Port Angeles reaffirmed as possible Hood Canal Bridge anchor manufacturing site

OLYMPIA — State transportation officials reaffirmed Tuesday that they want to build concrete anchors for the Hood Canal Bridge in Port Angeles.

“We’ve had our contractor working hard as to how we could do that,” John Conrad, assistant transportation secretary, told the Washington Transportation Commission meeting in Olympia.

Earlier in the meeting, Commission Vice Chairman Dan O’Neal of Mason County said “there is a real interest” in building the anchors at Port of Port Angeles Terminal 7 between Boat Haven marina and the site of the partially completed graving yard project was canceled in December.

Lower Elwha Klallam tribal officials urged the Department of Transportation to stop work on the site, which overlies an ancestral graveyard and village known as Tse-whit-zen.

Conrad said a promise to build the anchors in Port Angeles would be premature, but he said an announcement could be coming soon.

For building other components to replace the floating bridge’s 44-year-old east half, the department has not yet decided whether to buy or lease land at any site, commissioners were told.

Kiewit General Construction Co. of Poulsbo is the contractor for the bridge project and probably will remain so, Conrad said.

Decision on fast track

As for three sites that are front-runners to build the pontoons, “we need posthaste to make a decision,” Conrad said.

The sites are the South Terminal of the Port of Everett, the Mats Mats Bay quarry in Jefferson County, and a combination of locations in Seattle and Tacoma packaged by a consortium of private companies.

Conrad did not offer comment on community opposition to a graving yard at Mats Mats or a renewed campaign by Jefferson County to promote a Port of Port Townsend-Port Townsend Paper Corp. proposal on industrially zoned land on Port Townsend Bay.

Instead, Transportation is taking a “plan forward perspective” and has been “hard at work on those problems,” Conrad said.

Negotiations with Kiewit

Negotiations on changing the graving yard contract continue with Kiewit General, he said. Officials met with the company on Monday in an all-day session.

There will be two or three changes, said Transportation Secretary Doug MacDonald, about “making contractors whole.”

“We’re all agreed that what we come up with will be justifiable to the public and the Federal Highway Administration,” MacDonald said.

In the meantime, MacDonald continues working on a report about the Port Angeles graving yard pullout after spending $58.8 million that he hopes will satisfy Gov. Christine Gregoire, the Legislature and federal agencies that have expressed interest in investigating the issue.

He said he had written 3½ chapters of an eight-chapter document.

“This is what I’ve been working on every night,” he said.

“It’s a pretty interesting story and we’re going to write it.”

Ready by month’s-end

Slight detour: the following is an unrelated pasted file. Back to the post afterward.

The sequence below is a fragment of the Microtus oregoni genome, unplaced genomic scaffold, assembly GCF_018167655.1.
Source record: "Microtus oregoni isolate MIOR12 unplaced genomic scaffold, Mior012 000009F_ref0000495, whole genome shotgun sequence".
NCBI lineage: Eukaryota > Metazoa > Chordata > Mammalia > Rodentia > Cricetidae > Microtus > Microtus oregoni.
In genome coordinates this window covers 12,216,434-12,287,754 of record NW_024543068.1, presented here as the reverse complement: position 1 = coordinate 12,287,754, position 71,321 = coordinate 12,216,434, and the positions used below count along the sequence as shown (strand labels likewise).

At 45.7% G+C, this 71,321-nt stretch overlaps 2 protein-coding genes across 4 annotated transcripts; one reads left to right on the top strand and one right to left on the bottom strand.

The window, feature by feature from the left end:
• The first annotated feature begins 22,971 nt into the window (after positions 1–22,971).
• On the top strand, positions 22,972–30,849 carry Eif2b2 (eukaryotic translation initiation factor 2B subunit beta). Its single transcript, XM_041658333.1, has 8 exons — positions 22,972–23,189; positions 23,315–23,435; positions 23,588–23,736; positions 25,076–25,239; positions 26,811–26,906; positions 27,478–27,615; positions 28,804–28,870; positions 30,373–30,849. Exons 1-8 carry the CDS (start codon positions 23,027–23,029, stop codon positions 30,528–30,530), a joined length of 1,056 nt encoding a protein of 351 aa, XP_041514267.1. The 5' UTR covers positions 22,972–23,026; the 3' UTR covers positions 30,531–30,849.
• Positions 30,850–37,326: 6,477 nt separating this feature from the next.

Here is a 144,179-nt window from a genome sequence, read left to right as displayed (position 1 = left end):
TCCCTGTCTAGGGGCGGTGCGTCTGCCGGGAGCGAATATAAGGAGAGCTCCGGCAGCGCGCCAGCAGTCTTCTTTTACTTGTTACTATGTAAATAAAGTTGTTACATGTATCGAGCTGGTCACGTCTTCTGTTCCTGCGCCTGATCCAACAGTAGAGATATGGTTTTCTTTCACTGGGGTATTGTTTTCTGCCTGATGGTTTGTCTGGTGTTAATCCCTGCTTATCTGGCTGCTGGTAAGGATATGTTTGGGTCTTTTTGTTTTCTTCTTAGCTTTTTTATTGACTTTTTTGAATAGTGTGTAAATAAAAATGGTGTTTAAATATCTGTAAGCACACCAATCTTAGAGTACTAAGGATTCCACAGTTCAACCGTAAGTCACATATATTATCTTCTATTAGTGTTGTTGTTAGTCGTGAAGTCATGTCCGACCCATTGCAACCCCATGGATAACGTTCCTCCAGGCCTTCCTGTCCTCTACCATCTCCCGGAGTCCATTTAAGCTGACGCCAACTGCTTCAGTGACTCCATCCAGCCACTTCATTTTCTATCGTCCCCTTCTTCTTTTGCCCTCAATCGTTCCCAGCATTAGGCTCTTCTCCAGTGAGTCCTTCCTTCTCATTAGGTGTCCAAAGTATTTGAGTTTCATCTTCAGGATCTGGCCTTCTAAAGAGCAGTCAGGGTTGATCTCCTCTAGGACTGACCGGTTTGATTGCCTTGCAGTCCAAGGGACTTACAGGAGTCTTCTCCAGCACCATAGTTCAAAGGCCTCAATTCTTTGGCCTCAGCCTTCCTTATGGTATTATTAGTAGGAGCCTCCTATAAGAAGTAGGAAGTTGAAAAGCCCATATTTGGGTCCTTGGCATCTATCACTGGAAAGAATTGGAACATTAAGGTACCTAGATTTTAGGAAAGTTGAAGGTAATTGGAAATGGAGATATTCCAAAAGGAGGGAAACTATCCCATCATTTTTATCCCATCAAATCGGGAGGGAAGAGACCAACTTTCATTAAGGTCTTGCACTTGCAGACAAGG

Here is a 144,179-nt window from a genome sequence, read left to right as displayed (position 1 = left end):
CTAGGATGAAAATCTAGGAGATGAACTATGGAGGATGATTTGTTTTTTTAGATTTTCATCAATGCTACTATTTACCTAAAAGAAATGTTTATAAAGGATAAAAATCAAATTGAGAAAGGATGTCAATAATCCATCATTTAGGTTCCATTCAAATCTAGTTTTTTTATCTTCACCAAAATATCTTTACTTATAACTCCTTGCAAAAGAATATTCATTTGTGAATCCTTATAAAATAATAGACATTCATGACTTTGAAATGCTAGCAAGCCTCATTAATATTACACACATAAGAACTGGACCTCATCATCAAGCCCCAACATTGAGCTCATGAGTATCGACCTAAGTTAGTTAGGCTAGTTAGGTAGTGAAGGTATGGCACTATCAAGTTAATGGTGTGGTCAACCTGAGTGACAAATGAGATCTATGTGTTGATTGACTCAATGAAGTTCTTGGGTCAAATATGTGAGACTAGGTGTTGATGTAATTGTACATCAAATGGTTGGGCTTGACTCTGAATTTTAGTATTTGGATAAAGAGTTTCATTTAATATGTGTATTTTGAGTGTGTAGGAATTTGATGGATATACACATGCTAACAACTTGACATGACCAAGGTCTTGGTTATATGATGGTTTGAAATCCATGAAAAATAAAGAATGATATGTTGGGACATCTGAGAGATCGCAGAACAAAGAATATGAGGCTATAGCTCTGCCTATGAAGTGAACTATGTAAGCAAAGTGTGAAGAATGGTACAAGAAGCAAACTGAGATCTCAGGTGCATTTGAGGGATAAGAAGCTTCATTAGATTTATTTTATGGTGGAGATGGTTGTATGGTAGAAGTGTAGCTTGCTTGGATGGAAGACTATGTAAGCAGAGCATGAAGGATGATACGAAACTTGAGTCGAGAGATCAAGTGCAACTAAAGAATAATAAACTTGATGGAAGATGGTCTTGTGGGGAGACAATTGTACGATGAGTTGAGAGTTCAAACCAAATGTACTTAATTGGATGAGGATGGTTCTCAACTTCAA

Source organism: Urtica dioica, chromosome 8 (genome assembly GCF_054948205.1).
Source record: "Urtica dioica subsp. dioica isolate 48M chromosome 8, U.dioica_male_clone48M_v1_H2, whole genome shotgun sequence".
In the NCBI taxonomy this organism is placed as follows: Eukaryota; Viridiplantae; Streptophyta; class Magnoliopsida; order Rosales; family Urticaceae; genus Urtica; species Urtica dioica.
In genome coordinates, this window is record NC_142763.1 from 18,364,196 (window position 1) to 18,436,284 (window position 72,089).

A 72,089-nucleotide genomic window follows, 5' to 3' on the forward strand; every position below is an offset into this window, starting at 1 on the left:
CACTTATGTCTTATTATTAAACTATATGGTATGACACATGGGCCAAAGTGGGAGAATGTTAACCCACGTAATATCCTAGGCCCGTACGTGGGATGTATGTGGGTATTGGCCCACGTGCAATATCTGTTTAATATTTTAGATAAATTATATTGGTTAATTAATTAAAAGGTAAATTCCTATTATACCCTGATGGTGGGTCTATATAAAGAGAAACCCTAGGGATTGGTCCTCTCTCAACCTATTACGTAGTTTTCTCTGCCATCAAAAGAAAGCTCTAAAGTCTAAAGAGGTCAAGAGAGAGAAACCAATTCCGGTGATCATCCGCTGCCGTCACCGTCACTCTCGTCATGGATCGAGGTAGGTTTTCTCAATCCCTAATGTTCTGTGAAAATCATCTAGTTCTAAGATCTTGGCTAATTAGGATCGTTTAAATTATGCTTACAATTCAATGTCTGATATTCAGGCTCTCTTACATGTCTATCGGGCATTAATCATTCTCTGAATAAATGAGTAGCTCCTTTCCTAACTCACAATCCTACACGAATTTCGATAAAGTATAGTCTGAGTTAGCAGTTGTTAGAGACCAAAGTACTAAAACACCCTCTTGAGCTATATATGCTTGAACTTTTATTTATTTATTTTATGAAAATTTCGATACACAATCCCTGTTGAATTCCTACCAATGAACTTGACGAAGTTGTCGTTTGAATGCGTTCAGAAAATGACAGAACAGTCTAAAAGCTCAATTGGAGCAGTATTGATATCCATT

Asked when transportation commissioners would see the report, MacDonald said he would have a draft ready for them by the end of this month.

“Take seriously that a report is going to be prepared,” he said.

In addition to Gregoire, MacDonald said he hoped the report would satisfy a possible probe by the state attorney general or state auditor, as proposed by Rep. Jim Buck, R-Joyce.

O’Neal said the report probably will be greeted with skepticism, especially in Port Angeles.

“The best defense against skepticism is completeness,” MacDonald said.

As for an audit of the department’s performance, MacDonald said he will testify March 31 before the Transportation Performance Audit Board.

West-half bridge work

Work continues on the west half of the Hood Canal Bridge.

As to when repairs might be finished, Conrad said a “float in” in of replacement pontoons is targeted for 2008 but probably won’t happen until 2009.

Other issues remain from the closure of the Port Angeles graving yard site, MacDonald said, including where the Lower Elwha tribe will rebury its ancestral remains.

Archaeologists unearthed hundreds of intact burials and thousands of skeletal fragments.

“What is the continued evolution of that work in Port Angeles?” he asked, answering himself that he wouldn’t hazard a guess without consultation with the Legislature.

O’Neal noted that conspiracy theories about the graving yard situation abound, although Commissioner Richard Ford of King County said: “Nobody’s come up with a smoking gun in the blame game.”

During a break in Tuesday’s meeting, O’Neal said he was frustrated with both sides of the controversy.

“There is a great interest in fixing the blame in Port Angeles,” he said, and less with fixing the Hood Canal Bridge.

The Lower Elwha tribe, he said, indicates it is ready to discuss the issue but unwilling to negotiate continuing excavation at the former graving dock.

On the other hand, O’Neal said: “Some city leaders’ statements are not conducive to cooperation.”

The Transportation Commission continues its two-day meeting today.

It reconvenes at 8:30 a.m. in the Transportation Building, 310 Maple Park Ave. S.E., Olympia.

The meeting is open to the public. A public and legislator comment period starts at 1 p.m.

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